Atlanta is already known for having some of the worst traffic in the world, and the recent collapse along a major interstate will only make congestion worse. On March 30, in the middle of rush hour traffic, a fire began under the I-85 Northbound that quickly erupted into a massive blaze, eventually causing a section of the bridge to collapse.
Less than 24-hours later, with the rubble still smoldering, the US Department of Transportation announced a $10 million award to begin emergency repairs. Despite the quick response from the DOT, it will take millions more dollars before I-85 can resume carrying 400,000 vehicles daily.
With the nation’s Highway Trust Fund rapidly approaching insolvency, the I-85 collapse and the subsequent Atlanta traffic chaos exemplify the overwhelming cost and inefficiency of public infrastructure in America.
Why So Expensive?
In the United States, transit projects are chronically expensive and time-consuming. The country’s outdated method of allowing most highways to fall under federal care, and cumbersome regulatory obstacles, is part of the reason that we continue to lag behind when it comes to international standards. Regulatory burdens also contribute to other countries’ outranking the US when it comes to securing construction permits, making new projects and maintenance even more complicated.
Read more at FEE
This article is coauthored with Daniel Pryor.
Writing for The Guardian, Evgeny Morozov repeats a number of well-worn, but misguided, objections to Uber’s continued growth. He predicts that Uber will spell doom for consumers and drivers. It will drive its competitors out of business in order to charge monopoly prices to its customers and squeeze “even more cash or productivity out of Uber drivers.” This is all thanks to the “rich venture capitalists” and tech-giants whose tax-avoidance supposedly enables them to fund Uber’s expansion. With their backing, the company can “afford to burn billions in order to knock out any competitors, be they old-school taxi companies or startups.”
Morozov and other who make the same anti-Uber argument are mistaken on a number of levels. Uber and other ridesharing companies benefit consumers and drivers, both now and in the long run. Uber will continue to face competition and it will not monopolize the for-hire vehicle transport industry, unlike its government-protected taxi predecessors did.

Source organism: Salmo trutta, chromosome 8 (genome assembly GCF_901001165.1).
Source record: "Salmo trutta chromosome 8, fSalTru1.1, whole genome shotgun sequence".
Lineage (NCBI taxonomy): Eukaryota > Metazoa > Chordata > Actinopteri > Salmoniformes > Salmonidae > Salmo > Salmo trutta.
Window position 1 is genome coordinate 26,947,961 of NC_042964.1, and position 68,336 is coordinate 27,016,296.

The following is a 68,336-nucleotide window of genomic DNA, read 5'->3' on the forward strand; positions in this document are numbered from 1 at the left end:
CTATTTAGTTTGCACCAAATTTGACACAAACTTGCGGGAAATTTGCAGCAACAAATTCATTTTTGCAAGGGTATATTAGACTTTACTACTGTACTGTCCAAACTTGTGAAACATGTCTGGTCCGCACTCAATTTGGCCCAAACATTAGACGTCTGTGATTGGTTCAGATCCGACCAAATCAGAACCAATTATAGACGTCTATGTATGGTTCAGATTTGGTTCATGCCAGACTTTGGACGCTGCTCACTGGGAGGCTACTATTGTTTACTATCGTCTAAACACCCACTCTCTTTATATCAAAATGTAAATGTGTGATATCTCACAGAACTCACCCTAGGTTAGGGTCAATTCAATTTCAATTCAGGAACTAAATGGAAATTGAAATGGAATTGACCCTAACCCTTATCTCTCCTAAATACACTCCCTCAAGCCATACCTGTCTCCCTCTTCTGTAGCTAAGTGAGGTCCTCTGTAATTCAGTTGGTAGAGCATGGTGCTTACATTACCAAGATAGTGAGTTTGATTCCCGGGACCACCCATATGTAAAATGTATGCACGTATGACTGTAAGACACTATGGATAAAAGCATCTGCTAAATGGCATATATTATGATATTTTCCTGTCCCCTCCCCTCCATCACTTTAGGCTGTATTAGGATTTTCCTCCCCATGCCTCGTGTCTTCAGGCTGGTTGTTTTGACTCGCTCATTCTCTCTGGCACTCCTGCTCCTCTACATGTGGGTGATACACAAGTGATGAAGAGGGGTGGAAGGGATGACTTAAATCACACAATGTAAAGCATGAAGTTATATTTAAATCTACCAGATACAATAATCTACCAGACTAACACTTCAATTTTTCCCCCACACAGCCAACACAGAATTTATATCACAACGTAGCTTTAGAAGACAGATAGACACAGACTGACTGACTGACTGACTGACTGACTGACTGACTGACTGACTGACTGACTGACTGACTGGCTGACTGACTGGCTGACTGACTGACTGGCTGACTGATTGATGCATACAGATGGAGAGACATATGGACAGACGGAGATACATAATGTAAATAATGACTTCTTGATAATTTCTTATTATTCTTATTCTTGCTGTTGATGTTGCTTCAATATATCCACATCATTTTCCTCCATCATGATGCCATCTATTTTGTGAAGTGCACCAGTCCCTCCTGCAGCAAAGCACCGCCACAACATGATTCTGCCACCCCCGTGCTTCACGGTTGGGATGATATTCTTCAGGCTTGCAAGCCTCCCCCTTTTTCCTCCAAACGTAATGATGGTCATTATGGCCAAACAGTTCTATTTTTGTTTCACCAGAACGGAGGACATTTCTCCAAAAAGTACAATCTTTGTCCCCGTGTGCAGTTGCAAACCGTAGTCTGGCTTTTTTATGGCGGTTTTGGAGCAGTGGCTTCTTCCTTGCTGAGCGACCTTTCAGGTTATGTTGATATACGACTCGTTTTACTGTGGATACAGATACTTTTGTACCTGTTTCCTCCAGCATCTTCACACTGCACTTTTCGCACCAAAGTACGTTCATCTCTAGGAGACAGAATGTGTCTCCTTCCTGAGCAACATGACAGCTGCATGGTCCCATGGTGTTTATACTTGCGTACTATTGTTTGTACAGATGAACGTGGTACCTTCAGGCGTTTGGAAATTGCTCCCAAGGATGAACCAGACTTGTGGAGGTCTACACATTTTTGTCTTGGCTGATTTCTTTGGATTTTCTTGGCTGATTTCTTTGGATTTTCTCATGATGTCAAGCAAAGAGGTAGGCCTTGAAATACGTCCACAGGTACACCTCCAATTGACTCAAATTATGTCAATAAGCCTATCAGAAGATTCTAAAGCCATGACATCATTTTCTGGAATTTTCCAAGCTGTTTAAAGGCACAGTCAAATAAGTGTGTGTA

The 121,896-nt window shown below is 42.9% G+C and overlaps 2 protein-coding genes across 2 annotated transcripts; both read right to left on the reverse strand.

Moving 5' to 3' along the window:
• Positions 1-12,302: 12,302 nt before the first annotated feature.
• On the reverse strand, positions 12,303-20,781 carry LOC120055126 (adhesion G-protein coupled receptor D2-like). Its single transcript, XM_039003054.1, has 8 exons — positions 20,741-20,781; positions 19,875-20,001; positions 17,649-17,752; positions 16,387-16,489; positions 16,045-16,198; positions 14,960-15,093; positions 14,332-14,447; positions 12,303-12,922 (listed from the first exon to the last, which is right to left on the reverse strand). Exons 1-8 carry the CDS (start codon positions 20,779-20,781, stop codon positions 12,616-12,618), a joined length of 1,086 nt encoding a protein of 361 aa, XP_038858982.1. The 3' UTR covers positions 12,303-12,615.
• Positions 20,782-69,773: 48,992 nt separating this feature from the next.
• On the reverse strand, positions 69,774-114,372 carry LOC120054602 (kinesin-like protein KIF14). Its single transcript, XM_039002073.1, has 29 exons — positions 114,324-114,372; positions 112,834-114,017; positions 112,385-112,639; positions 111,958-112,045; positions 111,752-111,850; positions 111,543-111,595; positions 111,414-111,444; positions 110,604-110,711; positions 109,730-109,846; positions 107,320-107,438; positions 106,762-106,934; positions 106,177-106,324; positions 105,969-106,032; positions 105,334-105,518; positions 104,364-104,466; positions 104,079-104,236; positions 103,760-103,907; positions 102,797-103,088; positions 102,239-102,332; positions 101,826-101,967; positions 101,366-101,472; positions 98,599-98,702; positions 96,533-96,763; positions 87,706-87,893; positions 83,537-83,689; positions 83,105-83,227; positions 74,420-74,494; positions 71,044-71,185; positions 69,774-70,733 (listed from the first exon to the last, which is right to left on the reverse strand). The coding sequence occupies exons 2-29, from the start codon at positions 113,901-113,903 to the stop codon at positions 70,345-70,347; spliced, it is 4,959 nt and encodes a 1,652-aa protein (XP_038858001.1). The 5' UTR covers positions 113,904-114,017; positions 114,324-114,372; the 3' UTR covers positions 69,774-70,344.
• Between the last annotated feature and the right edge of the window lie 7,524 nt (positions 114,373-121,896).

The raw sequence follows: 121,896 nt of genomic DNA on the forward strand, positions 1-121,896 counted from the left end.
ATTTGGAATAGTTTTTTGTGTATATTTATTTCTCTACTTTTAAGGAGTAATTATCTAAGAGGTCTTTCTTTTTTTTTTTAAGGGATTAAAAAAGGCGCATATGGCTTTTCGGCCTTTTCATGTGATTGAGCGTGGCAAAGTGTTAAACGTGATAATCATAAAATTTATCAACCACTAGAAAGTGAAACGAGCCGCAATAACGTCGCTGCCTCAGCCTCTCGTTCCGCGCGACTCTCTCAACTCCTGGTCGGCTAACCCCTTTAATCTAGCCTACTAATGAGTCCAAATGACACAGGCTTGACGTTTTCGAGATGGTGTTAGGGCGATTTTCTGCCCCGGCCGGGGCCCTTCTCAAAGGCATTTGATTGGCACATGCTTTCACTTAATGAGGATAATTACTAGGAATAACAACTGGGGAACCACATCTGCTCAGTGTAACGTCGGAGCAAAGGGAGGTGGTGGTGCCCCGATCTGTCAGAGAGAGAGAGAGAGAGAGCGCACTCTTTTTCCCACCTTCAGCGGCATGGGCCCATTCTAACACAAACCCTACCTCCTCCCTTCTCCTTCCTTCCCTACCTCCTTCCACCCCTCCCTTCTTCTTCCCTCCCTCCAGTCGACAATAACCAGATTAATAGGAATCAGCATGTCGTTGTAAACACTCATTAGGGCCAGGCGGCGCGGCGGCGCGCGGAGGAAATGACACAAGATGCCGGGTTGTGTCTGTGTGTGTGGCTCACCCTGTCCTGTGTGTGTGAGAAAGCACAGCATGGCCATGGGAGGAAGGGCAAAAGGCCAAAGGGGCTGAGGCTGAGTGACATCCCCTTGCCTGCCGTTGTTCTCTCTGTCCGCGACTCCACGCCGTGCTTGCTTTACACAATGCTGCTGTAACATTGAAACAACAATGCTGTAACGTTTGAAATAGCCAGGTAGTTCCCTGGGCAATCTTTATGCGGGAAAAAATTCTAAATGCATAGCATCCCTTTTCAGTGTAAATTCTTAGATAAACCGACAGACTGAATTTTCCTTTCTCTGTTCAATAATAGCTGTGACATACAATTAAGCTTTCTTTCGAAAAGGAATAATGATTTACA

Read the rest on Forbes, here.
Advocate Elisa Serafini was published on Linkiesta, where she discussed the future of Uber and possibilities for the company’s expansion.
Read the full piece (in Italian) here.
As Americans head off for summer vacation, few plan to go by train. Travelling by train simply does not make sense for most people. But a private transportation company in Florida, Florida East Coast Industries, is investing in a high-speed rail system called All Aboard Florida that would connect Miami and Orlando along the Atlantic coast. Unlike other rail systems, such as Amtrak, this one would cover its costs and make a profit.
Cars and planes are generally better transportation options for Americans than trains for travelling long distances. According to the Census Bureau, over 90 percent of American households have access to a car, van, or pickup truck. While the interstate highway system connects the entire country, the same cannot be said for rail. Most cities in the United States are spread too far apart for rail to be an efficient transportation option.
Read the rest on Economics 21 here.
“Sometimes, reform just happens,” or so an old saying in Washington goes. Recent weeks have proven the dictum for transportation policy watchers like myself. The topic was air traffic control reform, which seems to have a great deal of momentum within Congress.
Late March saw the House of Representatives Transportation and Infrastructure Committee hold a hearing with members of Congress from both parties, think tank experts, and a representative of the airline industry. All agreed that it would be wise to reform the nation’s much-maligned air traffic control (ATC) system.
Led by Rep. Bill Shuster (R-PA), the hearing sought to explore the range of options to reform the system, ranging from minor tweaks to outright privatization. There was broad support for a middle ground option, that of a government corporation, similar to NavCanada, the nonprofit that runs Canada’s air traffic control systems.
Read the rest at the PanAm Post…